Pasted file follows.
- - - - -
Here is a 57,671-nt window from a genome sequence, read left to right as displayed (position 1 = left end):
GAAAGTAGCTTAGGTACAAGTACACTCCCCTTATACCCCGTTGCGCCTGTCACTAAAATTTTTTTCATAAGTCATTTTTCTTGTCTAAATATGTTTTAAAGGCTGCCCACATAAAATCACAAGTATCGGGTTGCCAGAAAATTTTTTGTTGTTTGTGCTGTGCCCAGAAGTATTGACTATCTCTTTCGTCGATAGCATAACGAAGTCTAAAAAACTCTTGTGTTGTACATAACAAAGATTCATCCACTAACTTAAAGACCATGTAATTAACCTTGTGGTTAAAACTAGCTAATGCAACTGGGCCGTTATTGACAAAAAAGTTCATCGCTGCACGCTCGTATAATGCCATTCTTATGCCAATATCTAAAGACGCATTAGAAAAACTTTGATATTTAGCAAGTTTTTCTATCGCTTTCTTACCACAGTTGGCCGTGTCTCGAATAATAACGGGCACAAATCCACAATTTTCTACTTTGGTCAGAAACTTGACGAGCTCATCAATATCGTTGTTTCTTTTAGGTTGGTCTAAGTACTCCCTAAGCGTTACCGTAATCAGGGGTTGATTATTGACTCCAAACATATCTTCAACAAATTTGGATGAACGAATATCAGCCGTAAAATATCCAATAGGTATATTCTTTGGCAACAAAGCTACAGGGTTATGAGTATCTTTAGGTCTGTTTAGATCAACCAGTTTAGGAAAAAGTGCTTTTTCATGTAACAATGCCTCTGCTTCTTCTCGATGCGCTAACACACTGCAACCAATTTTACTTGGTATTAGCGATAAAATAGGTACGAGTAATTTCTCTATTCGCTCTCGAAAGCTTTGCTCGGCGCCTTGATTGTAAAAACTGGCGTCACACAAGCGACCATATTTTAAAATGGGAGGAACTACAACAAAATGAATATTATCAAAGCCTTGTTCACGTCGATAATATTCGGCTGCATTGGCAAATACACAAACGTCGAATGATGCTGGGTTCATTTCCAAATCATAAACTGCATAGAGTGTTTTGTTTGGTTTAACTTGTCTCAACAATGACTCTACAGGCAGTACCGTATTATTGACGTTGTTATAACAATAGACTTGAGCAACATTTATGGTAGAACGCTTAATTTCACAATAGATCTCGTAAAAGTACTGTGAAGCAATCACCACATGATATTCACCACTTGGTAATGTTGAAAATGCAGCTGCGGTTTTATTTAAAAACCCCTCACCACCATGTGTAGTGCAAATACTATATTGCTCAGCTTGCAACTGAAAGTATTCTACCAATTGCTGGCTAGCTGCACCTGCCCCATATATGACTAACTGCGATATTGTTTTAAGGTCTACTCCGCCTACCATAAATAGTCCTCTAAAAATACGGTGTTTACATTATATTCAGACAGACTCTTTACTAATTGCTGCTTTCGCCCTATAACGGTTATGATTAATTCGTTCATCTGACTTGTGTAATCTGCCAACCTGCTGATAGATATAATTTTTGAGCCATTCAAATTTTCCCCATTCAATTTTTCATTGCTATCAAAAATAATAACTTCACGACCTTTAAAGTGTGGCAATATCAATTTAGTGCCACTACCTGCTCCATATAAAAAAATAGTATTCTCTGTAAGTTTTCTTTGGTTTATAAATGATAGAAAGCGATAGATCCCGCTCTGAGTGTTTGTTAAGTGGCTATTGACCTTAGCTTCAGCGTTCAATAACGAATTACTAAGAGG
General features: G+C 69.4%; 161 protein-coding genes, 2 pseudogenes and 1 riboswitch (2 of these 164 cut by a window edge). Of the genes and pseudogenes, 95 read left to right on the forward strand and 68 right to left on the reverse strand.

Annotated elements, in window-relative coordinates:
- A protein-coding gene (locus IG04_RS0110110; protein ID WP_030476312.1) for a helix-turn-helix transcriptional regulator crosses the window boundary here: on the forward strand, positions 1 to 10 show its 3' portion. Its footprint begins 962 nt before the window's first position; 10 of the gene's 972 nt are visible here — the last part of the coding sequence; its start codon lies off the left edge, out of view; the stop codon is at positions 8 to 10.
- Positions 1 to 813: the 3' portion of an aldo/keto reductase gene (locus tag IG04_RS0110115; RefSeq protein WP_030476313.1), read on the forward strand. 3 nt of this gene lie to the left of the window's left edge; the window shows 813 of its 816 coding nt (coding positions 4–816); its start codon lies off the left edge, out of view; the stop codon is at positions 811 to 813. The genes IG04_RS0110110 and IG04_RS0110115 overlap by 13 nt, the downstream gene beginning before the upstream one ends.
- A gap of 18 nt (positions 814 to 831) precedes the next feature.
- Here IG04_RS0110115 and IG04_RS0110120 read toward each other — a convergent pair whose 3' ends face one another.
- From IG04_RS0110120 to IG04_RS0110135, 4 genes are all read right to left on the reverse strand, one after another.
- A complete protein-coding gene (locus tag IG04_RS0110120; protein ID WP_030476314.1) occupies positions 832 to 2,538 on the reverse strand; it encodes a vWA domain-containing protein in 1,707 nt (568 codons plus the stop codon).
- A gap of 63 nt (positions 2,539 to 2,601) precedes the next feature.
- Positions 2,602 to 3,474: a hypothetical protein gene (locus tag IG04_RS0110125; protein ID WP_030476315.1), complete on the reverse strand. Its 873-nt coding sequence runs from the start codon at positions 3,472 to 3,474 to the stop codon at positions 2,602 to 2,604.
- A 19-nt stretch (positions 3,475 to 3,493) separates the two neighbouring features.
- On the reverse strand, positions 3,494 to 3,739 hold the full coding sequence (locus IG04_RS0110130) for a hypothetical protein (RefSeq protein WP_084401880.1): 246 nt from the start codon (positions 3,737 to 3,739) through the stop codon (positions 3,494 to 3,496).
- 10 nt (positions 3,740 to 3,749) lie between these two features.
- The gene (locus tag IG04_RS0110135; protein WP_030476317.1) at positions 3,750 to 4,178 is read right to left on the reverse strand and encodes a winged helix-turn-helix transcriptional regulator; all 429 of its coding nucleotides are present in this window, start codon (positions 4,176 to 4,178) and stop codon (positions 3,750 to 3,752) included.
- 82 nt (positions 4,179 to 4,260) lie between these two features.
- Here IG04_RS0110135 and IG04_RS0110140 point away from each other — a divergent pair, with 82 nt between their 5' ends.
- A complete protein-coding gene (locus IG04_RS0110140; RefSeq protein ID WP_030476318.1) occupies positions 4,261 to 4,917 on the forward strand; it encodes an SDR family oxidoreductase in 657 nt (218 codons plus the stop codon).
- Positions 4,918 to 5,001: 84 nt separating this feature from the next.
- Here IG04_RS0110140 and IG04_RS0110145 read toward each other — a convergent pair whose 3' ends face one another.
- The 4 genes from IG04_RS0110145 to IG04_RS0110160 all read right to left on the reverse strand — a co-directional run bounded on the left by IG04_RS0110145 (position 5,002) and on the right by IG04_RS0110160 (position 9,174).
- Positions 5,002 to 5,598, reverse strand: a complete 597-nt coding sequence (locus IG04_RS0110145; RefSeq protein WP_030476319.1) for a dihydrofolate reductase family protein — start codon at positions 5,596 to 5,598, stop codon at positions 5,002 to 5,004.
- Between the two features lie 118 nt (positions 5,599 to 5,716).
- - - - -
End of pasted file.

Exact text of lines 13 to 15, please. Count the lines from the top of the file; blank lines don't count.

- A 19-nt stretch (positions 3,475 to 3,493) separates the two neighbouring features.
- On the reverse strand, positions 3,494 to 3,739 hold the full coding sequence (locus IG04_RS0110130) for a hypothetical protein (RefSeq protein WP_084401880.1): 246 nt from the start codon (positions 3,737 to 3,739) through the stop codon (positions 3,494 to 3,496).
- 10 nt (positions 3,740 to 3,749) lie between these two features.